“This Supreme Court decision will not only affect every small, family-run farm in the nation, but it changes the standard of how state governments can impose regulatory burdens on businesses and consumers outside of that state,” said Beth Milito, the executive director of the National Federation of Independent Business (NFIB) Small Business Legal Center. “Proposition 12 will have a staggering impact on pork farmers, consumers, and interstate commerce as a whole. Today’s decision sets a dangerous precedent, and small businesses will bear the consequences.”
But Gorsuch said the Constitution’s Commerce Clause forbids discriminatory practices by states to protect their businesses and burden others, and not even the pork producers alleged California’s law does that. Writing for two other justices, Gorsuch said it was not for courts to decide how to balance the moral and health benefits of state residents against costs for producers.
“In a functioning democracy, policy choices like these usually belong to the people and their elected representatives,” he wrote.
Sotomayor and Kagan were not ready to agree the judicial role is so limited, which would amount to throwing out a test the court has employed in the past. But Sotomayor wrote that “alleging a substantial burden on interstate commerce is a threshold requirement that plaintiffs must satisfy,” and concluded the pork producers had not done so.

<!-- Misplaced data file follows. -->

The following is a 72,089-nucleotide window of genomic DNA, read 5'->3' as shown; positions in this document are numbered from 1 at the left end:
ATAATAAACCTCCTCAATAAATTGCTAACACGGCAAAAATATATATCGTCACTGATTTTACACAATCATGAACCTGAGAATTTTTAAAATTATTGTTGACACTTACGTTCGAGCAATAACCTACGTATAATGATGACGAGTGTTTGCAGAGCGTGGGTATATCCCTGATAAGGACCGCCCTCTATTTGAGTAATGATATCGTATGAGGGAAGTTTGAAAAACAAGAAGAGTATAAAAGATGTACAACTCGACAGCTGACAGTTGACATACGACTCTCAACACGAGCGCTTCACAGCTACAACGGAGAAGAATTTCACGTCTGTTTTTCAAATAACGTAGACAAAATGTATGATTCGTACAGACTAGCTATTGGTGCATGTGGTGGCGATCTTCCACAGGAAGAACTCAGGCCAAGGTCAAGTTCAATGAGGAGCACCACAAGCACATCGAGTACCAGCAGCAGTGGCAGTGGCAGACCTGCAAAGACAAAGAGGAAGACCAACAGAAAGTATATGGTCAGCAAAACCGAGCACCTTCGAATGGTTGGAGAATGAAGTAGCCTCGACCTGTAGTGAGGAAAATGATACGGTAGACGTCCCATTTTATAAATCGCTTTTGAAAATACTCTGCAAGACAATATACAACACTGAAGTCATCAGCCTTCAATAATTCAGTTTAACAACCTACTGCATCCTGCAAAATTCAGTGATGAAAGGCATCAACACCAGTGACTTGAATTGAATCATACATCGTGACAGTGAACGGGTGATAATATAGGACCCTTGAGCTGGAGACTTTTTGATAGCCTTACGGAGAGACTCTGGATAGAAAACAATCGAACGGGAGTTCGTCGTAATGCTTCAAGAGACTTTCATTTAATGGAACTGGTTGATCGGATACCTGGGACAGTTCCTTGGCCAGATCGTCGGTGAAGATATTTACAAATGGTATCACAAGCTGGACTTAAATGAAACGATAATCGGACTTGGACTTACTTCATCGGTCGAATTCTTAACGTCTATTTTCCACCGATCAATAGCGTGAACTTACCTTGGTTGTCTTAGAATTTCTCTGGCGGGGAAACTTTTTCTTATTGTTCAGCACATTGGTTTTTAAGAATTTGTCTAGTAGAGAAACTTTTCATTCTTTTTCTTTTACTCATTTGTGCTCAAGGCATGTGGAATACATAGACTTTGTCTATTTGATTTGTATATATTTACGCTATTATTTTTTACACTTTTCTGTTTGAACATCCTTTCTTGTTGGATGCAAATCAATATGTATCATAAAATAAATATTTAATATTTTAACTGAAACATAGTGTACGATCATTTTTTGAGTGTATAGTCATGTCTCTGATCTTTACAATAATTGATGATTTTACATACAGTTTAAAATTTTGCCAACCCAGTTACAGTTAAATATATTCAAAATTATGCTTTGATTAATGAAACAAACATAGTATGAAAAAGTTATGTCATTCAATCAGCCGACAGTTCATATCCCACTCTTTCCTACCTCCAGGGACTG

Kavanaugh wrote that meant six justices still favor such balancing tests, despite Gorsuch’s opposition. His own view, Kavanaugh wrote, is that “California’s required changes to pig-farming and pork production practices throughout the United States will cost American farmers and pork producers hundreds of millions (if not billions) of dollars. And those costs for pig farmers and pork producers will be passed on, in many cases, to American consumers of pork via higher pork prices nationwide.”
California had argued its residents agreed to pay higher prices so as not to provide a market to products they viewed as morally objectionable and potentially unsafe. Supporters of the ban said the state’s residents had that right, while acknowledging it could mean nationwide change.
“This decision should be the final nail in the coffin for one of the cruelest and most controversial forms of abuse ever perpetrated against animals,” said Josh Balk, who was one of the leaders of the referendum.
Kitty Block, president and chief executive of the Humane Society of the United States, said her organization was “delighted that the Supreme Court has upheld California Proposition 12 — the nation’s strongest farm animal welfare law — and made clear that preventing animal cruelty and protecting public health are core functions of our state governments … It’s astonishing that pork industry leaders would waste so much time and money on fighting this commonsense step to prevent products of relentless, unbearable animal suffering from being sold in California.”
Gorsuch noted that even the pork producers had acknowledged practices were changing. “In response to consumer demand and the laws of other States, 28% of their industry has already converted to some form of group housing for pregnant pigs,” he wrote.
The case is National Pork Producers v. Ross.